My interests lie in literature published between the 1760s and 1820s, and my publications have come broadly from the interactions between the Gothic and Romantic modes during these decades, both in Britain and in France. In 2013, for example, I published Britain, France and the Gothic: The Import of Terror with Cambridge University Press, and there I investigated the roles played by translation, adaptation and silent plagiarism between the Gothic and Romantic modes in Britain and France. The book was shortlisted for the Allan Lloyd Smith memorial prize for Gothic Fiction in 2015, and won an honourable mention.
My new book Mary Shelley explores the continuing fascination with the aesthetics of terror and horror that pervade the works of Mary Shelley from Frankenstein in 1818 to the later novels and short stories that she published in the 1810s, 1820s and even 30s. By demonstrating the shared aesthetics of terror and horror that range across her body of work, I hope that this book will show the agility, discursive breadth and continuing preoccupations that characterise Mary Shelley’s writing throughout her career. The book was published in January 2018, and you can see its cover here. http://www.uwp.co.uk/book/mary-shelley-hardback/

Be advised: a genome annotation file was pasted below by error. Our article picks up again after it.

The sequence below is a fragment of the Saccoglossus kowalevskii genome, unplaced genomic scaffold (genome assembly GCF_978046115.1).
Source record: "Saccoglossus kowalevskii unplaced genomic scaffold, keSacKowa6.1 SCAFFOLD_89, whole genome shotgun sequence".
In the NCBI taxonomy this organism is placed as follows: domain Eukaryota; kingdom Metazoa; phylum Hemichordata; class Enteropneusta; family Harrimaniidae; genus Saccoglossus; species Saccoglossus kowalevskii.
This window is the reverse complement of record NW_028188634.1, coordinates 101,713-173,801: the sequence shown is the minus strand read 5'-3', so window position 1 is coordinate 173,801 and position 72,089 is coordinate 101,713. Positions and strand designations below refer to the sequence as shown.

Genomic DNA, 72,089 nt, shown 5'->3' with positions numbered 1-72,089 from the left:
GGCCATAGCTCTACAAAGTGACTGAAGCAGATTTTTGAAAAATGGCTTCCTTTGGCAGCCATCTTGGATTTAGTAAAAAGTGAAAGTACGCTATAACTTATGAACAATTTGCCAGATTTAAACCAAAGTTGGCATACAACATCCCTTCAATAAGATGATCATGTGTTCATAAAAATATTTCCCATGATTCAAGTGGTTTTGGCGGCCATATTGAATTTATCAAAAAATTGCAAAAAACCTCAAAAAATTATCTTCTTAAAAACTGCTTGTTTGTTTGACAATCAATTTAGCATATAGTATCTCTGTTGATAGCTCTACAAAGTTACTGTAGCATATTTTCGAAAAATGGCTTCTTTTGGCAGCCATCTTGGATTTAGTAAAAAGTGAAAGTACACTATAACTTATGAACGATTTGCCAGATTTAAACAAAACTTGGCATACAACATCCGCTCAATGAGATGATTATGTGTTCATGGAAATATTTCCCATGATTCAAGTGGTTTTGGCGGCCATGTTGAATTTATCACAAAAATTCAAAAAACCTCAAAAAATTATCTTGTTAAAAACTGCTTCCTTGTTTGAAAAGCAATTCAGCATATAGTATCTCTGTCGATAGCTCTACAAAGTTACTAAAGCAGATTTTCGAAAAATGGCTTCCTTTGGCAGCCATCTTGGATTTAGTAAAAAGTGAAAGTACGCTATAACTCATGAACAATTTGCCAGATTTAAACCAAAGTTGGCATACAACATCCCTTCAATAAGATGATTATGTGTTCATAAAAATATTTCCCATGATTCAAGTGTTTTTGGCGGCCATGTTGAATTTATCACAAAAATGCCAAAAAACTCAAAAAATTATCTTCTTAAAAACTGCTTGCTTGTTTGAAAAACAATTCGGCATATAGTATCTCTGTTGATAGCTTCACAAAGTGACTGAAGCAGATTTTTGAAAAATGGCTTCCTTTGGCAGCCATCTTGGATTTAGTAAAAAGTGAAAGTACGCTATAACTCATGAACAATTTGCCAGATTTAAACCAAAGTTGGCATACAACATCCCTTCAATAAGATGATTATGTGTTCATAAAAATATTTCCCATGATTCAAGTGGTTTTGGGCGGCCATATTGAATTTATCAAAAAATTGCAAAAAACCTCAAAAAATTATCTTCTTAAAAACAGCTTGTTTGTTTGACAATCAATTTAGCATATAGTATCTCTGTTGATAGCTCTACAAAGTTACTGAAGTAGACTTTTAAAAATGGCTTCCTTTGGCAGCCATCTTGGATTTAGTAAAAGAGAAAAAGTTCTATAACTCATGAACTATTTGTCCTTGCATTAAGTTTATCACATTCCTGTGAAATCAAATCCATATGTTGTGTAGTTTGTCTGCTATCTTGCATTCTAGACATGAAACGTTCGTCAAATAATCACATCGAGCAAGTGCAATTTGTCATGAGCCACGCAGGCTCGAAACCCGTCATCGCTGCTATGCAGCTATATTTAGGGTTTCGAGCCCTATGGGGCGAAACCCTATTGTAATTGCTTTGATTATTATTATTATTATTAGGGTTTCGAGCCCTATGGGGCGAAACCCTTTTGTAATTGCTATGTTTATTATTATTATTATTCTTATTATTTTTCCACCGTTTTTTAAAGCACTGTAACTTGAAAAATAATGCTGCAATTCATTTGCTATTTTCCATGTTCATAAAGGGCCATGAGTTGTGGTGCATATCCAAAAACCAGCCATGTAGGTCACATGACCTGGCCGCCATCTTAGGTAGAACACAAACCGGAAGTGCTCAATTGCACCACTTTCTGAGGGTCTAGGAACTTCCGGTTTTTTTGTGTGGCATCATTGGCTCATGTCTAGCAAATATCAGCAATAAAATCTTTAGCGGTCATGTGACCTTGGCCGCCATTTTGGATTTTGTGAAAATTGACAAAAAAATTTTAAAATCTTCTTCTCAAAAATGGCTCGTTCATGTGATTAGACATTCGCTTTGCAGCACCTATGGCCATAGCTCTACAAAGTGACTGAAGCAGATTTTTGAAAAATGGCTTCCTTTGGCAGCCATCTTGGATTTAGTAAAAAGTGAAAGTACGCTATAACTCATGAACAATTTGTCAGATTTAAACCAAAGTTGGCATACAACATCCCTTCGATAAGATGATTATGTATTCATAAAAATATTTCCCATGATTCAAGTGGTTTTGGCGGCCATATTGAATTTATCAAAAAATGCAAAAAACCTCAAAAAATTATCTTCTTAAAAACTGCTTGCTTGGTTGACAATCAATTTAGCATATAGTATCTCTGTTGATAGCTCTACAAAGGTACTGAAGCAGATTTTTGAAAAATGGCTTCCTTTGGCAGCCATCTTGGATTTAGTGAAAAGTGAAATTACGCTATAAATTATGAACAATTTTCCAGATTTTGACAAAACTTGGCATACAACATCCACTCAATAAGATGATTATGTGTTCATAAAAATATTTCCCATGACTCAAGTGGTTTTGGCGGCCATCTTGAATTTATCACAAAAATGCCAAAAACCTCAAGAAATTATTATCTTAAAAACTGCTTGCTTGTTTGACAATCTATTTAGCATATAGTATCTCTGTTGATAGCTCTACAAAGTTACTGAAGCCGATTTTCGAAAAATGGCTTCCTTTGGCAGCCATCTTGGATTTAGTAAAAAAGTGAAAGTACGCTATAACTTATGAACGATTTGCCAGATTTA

Other publications include the co-edited Romantic Gothic: An Edinburgh Companion (Edinburgh University Press, 2015) and Ann Radcliffe, Romanticism and the Gothic (Cambridge University Press, 2014) (both with Dale Townshend). I am also currently co-editing a three volume Cambridge History of the Gothic with Professors Dale Townshend and Catherine Spooner.
I am also currently writing another monograph, entitled Fostering Romanticism which addresses the wealth and considerable weight of poetry, drama and prose published between the 1760s and 1820s that focusses upon the foster or adoptive parent. This research was funded by means of a Leverhulme fellowship in 2016-17, and should, I hope, be completed by Autumn 2018.